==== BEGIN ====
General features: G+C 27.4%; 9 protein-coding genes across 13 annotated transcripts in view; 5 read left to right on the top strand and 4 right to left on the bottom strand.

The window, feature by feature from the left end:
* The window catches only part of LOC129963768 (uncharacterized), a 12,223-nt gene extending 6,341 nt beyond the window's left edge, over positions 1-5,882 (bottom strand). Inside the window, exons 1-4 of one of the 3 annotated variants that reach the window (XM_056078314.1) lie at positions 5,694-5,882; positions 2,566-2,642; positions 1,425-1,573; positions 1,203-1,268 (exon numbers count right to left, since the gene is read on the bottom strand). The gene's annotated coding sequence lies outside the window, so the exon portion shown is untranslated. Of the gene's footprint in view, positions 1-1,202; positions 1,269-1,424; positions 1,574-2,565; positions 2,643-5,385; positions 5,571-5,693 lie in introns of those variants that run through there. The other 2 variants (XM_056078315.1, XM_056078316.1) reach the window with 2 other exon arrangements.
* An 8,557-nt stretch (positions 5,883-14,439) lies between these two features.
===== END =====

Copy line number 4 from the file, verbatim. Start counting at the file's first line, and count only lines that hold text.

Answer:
* An 8,557-nt stretch (positions 5,883-14,439) lies between these two features.